Between the first and eighth century AD the north of Peru, particularly the coastal area, was ruled by the Moche culture. This was long before the time when the Incas controlled the Andes region. The success of the Moche culture was due to a very efficient agricultural system, which combined the use of fertiliser (guano or bird droppings, found on islands off the Peruvian coast, was a very effective fertiliser – as it remains to this day) and an irrigation system which was unique for its time. At that time the economy was almost completely based on agriculture. Then a long period of heavy rains and flooding seems to have brought an end to this prosperous economy and, at the same time, the whole Moche civilisation. The Moche culture disappeared around 700 AD and was replaced by what later developed into the Chimu culture. The Incas only arrived some time later.
The famous excavation of 1987
The Moche culture was not well known until an archaeological excavation in 1987 near Sipan in the district of Saña in the province of Chiclayo. This is in the Lambayeque region about 35 kilometres southeast of Chiclayo. The work, which was led by the Peruvian anthropologist Walter Alva, uncovered a number of graves belonging to the Moche culture, buried in adobe monuments built in the form of pyramids. These can still be seen today and look like weathered mounds of clay.
Tomb of the Lord of Sipan
The most important find was the grave tomb of “El Señor de Sipán” (Lord of Sipan). As this main grave was found intact and had not been visited by grave-robbers, the find was regarded as one of the most important archaeological excavations of the last few decades. Several graves were found containing Moche jewels, masks and manufactured articles. In total 14 princely tombs were found, including that of El Señor de Sipan and El Señor Viejo de Sipan. (The old lord of Sipan)
Based on these 1987 finds, the Moche people are regarded as accomplished artisans. They possessed sophisticated metalworking techniques, such as using alloys of copper, silver and gold and gold-plating copper. They had no writing but used an impressive range of symbols in their religious, mythic and daily lives. This can particularly be seen on their ceramic ware. The Moche buried their dead with all the goods and objects which they owned while alive and it was this custom that led to continual plundering of graves in the following centuries.
In 1987 objects appeared which had been removed by grave-robbers in the surroundings of Sipan. When local farmers heard of this find there was a sort of ‘gold fever’ and many began to dig in the clay mounds before the police put a stop to the plundering. Fortunately a large number of the looted items were recovered. One of the objects found in the house of one of the gang members was a realistic and dazzling golden head with silver eyes and pupils of lapis lazuli. Another find was the large and expressive heads of two pumas or jaguars with wide-open mouths filled with sharp teeth made of red shells.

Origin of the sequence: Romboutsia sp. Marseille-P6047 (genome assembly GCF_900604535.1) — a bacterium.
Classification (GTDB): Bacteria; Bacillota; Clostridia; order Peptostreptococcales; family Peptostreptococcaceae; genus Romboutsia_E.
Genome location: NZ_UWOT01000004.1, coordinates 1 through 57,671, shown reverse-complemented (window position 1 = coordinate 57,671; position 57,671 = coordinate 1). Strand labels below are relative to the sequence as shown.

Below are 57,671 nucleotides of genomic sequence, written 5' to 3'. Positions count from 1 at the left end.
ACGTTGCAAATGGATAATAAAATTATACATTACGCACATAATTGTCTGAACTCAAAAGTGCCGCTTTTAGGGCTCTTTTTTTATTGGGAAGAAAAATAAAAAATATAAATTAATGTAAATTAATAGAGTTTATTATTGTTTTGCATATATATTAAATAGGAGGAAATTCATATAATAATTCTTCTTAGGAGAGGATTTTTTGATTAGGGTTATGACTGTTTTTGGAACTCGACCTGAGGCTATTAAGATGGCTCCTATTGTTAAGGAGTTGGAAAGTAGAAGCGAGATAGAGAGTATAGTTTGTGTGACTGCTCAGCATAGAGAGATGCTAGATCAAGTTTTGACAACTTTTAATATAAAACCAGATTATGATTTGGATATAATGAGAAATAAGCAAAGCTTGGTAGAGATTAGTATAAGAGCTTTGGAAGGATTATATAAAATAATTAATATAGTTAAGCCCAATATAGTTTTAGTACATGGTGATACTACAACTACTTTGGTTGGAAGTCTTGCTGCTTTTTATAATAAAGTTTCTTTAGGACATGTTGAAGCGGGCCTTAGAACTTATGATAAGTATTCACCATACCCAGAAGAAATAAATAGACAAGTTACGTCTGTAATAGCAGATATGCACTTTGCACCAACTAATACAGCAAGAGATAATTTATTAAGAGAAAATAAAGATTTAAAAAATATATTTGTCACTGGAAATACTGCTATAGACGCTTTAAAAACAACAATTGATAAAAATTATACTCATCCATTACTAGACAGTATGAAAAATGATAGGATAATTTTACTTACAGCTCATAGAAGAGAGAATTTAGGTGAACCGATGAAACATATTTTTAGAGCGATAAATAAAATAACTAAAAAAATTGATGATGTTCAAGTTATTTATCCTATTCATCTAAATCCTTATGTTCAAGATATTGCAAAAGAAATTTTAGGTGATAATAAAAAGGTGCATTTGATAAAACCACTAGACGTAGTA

The remainder of the stolen objects disappeared on the black market and into the hands of art collectors in America and Europe. In this way a large part of the treasure was unfortunately lost.
After this pillaging the experts went back to work and excavated for a further four months. This is when the undisturbed grave of the ‘Lord of Sipan’ was found. This find was as important for South America as Tutankhamun was for Egypt.
In total eight skeletons were found of servants, concubines and warriors. They lay around a wooden coffin which contained the mortal remains of the most important person in the grave. The grave held countless amazing objects such as head-dresses, symbols, ornaments and burial clothes embellished with gold, gilded copper and semi-precious stones. It took ten months to clean all the finds and record the contents.
Many more graves and objects were found
Further excavations followed and many objects were found, including other graves and also a small chamber containing 1,137 grave goods in the form of earthenware objects. Also in the chamber were four copper crowns, the remains of sacrificed llamas and the skeleton of a man. This was only the beginning as more and more graves were discovered, many containing the most stunning objects. One of the most spectacular finds was the grave of the ‘Old Lord of Sipan’, who is thought to have held a similar status to the ‘Lord of Sipan’. To date, a total of 12 burial chambers have been found.
Museo Tumbas Reales de Sipán (Museum of the Royal Tombs of Sipan)
The famous finds from Sipan are displayed in this museum, opened in 2002, which also tells the story of the Moche culture.
Text Harrie Wolters
Translation Alun Harvey